Barrington Hills candidate fights to stay on ballot

 
 
Updated 12/31/2018 4:28 PM
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  • Trustee candidate Linda H. Cools speaks at Monday's Barrington Hills electoral board hearing. Cools is contesting an effort to have her removed from the April 2 ballot.

      Trustee candidate Linda H. Cools speaks at Monday's Barrington Hills electoral board hearing. Cools is contesting an effort to have her removed from the April 2 ballot. Bob Susnjara | Staff Photographer

A Barrington Hills trustee candidate is contesting an effort to have her removed from the spring ballot, which includes an accusation she received too many signatures on her nominating petition.

Barrington Hills' three-member electoral board on Monday began hearing the objection lodged by Arnold Cernik over the nominating paperwork submitted by trustee hopeful Linda H. Cools. Cernik is on Barrington Hills' advisory zoning board of appeals.

Village President Martin McLaughlin, Clerk Nikki Panos and Trustee Colleen Konicek Hannigan are serving as the electoral board that will decide whether Cools should be bumped from the April 2 ballot.

After allowing Cools to speak under oath at the hearing, the electoral board continued the matter to Jan. 8 to give Cernik time to answer her written response in the case. Cernik has a Friday deadline to file his documents.

Cernik alleges the number signatures that Cools obtained for her nominating petition topped the allowable maximum 8 percent of 1,066 ballots cast in Barrington Hills in the last local election. Cernik contends the number of signatures had to be at least 86, but no more than 104, according to his complaint.

Electoral boards often hear claims that a candidate did not have enough valid signatures on nominating papers to get on the ballot. Cools said Cernik is "grasping at straws" by alleging she received too many.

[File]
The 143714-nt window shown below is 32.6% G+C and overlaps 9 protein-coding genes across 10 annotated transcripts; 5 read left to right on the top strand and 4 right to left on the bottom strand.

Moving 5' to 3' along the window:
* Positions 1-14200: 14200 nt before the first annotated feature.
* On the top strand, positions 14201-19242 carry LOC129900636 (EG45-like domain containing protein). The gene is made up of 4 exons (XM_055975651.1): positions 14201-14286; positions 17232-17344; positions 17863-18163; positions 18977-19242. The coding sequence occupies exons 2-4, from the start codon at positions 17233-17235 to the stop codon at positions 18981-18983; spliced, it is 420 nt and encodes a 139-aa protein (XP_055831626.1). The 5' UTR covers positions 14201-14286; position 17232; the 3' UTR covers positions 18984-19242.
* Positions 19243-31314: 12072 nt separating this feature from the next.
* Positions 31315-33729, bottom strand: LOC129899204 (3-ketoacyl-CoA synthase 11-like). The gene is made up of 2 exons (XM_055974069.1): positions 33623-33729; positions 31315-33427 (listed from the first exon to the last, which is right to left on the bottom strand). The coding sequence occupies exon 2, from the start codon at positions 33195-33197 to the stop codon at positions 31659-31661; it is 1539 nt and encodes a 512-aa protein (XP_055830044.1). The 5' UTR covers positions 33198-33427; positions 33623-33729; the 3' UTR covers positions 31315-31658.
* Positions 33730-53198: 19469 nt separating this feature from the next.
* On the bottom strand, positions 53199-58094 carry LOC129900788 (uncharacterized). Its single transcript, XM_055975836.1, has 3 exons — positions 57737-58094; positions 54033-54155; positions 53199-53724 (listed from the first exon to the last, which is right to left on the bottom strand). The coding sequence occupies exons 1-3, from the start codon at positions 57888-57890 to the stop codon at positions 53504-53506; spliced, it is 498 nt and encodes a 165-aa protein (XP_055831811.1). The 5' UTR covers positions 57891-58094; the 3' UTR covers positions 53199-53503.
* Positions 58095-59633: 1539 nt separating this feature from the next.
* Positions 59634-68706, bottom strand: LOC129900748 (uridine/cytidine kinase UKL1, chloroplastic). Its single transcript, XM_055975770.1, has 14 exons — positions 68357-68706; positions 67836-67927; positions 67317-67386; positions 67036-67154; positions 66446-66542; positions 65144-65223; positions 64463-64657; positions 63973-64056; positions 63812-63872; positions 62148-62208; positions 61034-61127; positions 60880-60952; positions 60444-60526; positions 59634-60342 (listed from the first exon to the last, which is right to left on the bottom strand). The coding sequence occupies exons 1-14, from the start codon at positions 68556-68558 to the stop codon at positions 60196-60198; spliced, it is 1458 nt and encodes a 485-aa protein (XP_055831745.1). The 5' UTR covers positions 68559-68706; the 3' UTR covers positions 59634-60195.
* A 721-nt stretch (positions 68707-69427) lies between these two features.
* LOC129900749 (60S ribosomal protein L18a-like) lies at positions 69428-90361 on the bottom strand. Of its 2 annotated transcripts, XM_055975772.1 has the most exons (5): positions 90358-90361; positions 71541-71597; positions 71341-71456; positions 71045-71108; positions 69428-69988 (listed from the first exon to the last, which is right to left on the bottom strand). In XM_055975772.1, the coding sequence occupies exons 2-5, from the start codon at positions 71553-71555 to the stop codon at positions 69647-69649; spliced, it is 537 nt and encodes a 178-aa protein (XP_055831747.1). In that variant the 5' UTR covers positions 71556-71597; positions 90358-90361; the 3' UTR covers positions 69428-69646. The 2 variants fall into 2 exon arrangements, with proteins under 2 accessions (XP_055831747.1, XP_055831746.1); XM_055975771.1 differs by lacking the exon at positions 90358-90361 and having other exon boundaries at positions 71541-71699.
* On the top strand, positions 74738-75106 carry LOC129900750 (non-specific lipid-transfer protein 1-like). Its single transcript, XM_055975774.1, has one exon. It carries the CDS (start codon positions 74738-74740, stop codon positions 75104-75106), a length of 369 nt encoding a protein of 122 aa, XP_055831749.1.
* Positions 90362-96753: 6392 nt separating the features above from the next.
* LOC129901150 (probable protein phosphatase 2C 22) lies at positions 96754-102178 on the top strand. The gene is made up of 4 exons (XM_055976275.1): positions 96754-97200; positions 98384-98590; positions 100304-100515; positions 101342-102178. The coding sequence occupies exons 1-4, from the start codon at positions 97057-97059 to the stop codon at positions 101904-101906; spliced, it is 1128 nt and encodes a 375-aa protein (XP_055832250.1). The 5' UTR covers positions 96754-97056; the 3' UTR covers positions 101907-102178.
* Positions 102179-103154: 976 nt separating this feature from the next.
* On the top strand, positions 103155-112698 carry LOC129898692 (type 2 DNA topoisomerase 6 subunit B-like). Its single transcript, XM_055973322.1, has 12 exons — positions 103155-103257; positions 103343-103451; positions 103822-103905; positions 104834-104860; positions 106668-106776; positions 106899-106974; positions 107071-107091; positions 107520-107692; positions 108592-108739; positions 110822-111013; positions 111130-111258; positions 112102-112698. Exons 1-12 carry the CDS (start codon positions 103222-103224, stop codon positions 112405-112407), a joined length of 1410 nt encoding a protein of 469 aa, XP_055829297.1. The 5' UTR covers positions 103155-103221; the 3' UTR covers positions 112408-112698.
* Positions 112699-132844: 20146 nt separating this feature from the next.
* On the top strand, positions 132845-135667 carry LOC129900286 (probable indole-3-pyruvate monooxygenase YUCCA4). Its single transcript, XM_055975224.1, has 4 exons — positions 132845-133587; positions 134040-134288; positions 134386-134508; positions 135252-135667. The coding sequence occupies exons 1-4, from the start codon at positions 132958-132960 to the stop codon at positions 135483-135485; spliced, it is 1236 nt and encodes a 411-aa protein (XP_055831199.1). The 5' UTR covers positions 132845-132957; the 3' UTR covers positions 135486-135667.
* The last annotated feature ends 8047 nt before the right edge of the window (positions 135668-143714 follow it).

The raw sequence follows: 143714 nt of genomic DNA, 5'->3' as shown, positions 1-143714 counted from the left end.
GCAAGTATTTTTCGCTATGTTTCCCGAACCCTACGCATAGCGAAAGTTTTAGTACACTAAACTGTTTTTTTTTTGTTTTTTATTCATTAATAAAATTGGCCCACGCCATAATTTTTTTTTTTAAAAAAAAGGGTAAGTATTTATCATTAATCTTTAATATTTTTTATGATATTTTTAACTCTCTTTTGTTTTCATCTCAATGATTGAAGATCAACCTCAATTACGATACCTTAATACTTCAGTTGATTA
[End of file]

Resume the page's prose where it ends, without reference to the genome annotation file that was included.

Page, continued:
"With due respect, the common rule is to quit counting signatures once the minimum is reached," Cools said in her written response to the electoral board.

Cools also contends the electoral board is not an independent or impartial panel, "but rather one with a vested interest in the outcome." McLaughlin asked if she had evidence to support her statement.

"I'm not on trial here," Cools responded. "I didn't call for this hearing. I'm not on trial."

She also is accused of improperly filing her statement of economic interest with the McHenry County clerk instead of in Cook County, where Barrington Hills village government is headquartered. Barrington Hills cuts across Cook, McHenry, Kane and Lake counties.

Cools, who says the objection should be dismissed because she did not receive proper notice of the complaint, is among five candidates seeking three, 4-year trustee seats in Barrington Hills. Others running are incumbents Bryan Croll and Brian Cecola, along with Debra Buettner and Louis Iacovelli.

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